A CIO or charitable company is a corporate body which can employ paid staff, deliver charitable services under contractual agreements, own property, and enter into contracts in its own name. You can opt for an association CIO for a wider membership or foundation CIO with a more limited number of members, or a charitable company, which is subject to specific rules compared to commercial businesses, such as being unable to distribute surplus money via shares.
You’re required to register with the Charity Commission in England and Wales if your income is at least £5,000 per year, or it’s a charitable incorporated organisation (different rules apply for Scotland and Northern Ireland).
You’ll also need to register with HM Revenue and Customs to claim tax back, such as Gift Aid donations.
Community Interest Companies
If setting up a charity seems too complicated or restrictive, then there is a quick and simple alternative available to set up an organisation that helps people and communities as a social enterprise.
While you can choose to just operate as a sole trader, business partnership, limited company, or co-operative, just like any other business, this doesn’t provide any guarantees to shareholders, donors, or funds that you’ll continue to operate for public good in the future.
But a community interest company (CIC) is a specific type of limited company, existing to benefit the community rather than private shareholders. This requires a ‘community interest statement’ explaining your business plans, a constitution, and an ‘asset lock’ which is a legal promise that the company assets will only be used for the social objectives, and limiting the money it can pay to shareholders.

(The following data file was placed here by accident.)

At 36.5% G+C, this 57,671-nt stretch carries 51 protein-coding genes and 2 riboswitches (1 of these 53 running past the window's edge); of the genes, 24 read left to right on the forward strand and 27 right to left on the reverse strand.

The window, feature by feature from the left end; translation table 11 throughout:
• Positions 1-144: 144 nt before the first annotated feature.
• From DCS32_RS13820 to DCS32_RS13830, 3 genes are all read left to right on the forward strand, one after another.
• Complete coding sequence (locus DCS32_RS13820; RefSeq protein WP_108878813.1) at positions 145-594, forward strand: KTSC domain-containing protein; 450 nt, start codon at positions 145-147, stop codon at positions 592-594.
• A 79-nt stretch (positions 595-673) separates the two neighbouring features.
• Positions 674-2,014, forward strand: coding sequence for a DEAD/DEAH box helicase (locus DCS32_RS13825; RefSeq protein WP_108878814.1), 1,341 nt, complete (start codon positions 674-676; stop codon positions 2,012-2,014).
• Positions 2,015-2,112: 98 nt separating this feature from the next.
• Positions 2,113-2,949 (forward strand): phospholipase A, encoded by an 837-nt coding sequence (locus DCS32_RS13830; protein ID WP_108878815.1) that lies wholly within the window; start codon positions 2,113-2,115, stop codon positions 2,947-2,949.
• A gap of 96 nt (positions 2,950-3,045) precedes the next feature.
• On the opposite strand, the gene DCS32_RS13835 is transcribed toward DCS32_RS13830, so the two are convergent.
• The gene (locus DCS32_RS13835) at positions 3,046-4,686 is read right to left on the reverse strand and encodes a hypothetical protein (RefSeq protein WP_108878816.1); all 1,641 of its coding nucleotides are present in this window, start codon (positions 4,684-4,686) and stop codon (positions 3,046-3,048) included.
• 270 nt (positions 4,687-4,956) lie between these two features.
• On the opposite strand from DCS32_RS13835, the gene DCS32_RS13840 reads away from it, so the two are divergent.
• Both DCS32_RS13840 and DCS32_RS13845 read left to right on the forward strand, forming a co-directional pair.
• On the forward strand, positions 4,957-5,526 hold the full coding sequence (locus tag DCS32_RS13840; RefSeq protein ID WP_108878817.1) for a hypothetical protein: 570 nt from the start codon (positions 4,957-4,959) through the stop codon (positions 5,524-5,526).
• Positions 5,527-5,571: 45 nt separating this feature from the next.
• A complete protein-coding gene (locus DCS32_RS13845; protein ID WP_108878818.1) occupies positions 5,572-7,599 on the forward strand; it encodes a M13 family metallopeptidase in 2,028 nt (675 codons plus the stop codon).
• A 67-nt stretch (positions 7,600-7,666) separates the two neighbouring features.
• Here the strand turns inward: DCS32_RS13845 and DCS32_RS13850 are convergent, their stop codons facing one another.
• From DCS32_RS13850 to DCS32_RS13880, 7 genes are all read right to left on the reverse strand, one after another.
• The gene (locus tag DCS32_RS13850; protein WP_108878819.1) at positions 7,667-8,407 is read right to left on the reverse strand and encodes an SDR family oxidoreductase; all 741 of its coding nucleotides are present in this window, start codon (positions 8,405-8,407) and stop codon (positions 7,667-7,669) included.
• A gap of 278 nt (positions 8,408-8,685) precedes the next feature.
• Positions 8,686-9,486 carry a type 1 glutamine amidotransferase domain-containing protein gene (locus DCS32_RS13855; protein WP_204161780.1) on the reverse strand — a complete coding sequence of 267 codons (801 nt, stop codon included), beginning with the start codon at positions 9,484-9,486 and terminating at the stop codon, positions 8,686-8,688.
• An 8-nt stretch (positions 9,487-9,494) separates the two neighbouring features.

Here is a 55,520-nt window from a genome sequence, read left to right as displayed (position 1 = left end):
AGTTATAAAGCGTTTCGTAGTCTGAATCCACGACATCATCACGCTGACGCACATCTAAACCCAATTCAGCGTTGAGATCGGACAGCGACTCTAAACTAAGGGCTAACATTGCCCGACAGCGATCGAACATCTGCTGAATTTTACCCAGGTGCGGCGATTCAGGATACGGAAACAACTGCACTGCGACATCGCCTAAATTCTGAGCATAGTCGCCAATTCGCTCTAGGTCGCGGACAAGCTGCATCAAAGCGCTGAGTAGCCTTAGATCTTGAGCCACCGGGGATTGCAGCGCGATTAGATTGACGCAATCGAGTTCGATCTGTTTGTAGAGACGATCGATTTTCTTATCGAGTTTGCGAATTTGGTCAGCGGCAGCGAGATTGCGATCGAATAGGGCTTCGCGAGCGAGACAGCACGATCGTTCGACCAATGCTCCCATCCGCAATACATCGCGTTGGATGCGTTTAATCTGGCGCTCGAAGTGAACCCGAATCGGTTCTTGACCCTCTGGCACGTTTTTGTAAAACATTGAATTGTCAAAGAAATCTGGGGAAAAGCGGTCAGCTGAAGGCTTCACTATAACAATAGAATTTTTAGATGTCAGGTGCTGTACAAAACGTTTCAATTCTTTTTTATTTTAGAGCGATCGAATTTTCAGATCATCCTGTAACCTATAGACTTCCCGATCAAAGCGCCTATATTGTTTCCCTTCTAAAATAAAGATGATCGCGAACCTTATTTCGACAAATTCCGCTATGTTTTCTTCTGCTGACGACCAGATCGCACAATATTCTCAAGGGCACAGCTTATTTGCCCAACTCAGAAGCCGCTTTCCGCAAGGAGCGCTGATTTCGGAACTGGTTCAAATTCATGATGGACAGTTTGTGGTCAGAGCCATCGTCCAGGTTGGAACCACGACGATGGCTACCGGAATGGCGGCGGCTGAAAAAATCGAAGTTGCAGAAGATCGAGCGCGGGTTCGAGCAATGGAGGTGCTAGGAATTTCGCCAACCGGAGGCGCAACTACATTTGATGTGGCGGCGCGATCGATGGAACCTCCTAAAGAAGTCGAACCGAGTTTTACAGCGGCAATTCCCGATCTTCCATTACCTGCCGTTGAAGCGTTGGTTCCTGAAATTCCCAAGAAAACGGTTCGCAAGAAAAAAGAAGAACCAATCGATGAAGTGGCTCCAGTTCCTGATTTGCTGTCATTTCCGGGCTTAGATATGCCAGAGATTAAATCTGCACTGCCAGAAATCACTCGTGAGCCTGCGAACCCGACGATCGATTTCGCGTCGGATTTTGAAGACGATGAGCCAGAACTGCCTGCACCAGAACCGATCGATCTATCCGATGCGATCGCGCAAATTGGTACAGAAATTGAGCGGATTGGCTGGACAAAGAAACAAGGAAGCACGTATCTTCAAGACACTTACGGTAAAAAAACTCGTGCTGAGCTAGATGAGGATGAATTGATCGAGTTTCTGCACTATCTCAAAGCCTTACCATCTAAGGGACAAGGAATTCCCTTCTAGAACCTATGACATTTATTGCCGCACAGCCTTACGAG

When you register your CIC online with Companies House at a cost of £27, your application will be sent to the community interest company regulator for approval.
The benefit of a CIC compared to a charity is that it can be more flexible about the activities it does, doesn’t require trustees, and directors can be paid subject to regulations. There are also less reporting and admin requirements.
But unlike a normal limited company, the statutory clauses and asset lock provide regulation and reassurance that it will act for a social benefit.
Unlike charities and CICs, B Corporation is a private certification created by a non-profit organisation founded in 2006, which indicates they meet certain standards of transparency, accountability, and sustainability.
It doesn’t confer any legal or tax status, and there is an application fee involved. It also requires you to potentially amend your legal structure or articles of association to show a commitment to being a responsible business, and to write an annual impact report.
Limited companies and CICs can apply to be certified as a B Corp, but it’s not applicable to charities.
While becoming a B Corp may have benefits, it’s not a business structure or legal alternative to registering as a charity, CIC, trust, or foundation.
Representing and supporting the self-employed in the UK, IPSE membership includes those starting a charity or social enterprise. We’re currently documenting the journey of IPSE member Maxine Binger, founder of an education startup, and IPSE members have been involved with a variety of CICs and purpose-led businesses..
Other useful organisations include Social Enterprise UK and UnLtd, the Charity Commission for England and Wales, the Office of the Scottish Charity Regulator, and the Charity Commission for Northern Ireland, along with associations representing charities in specific sectors (for example medical charities or benevolent charities).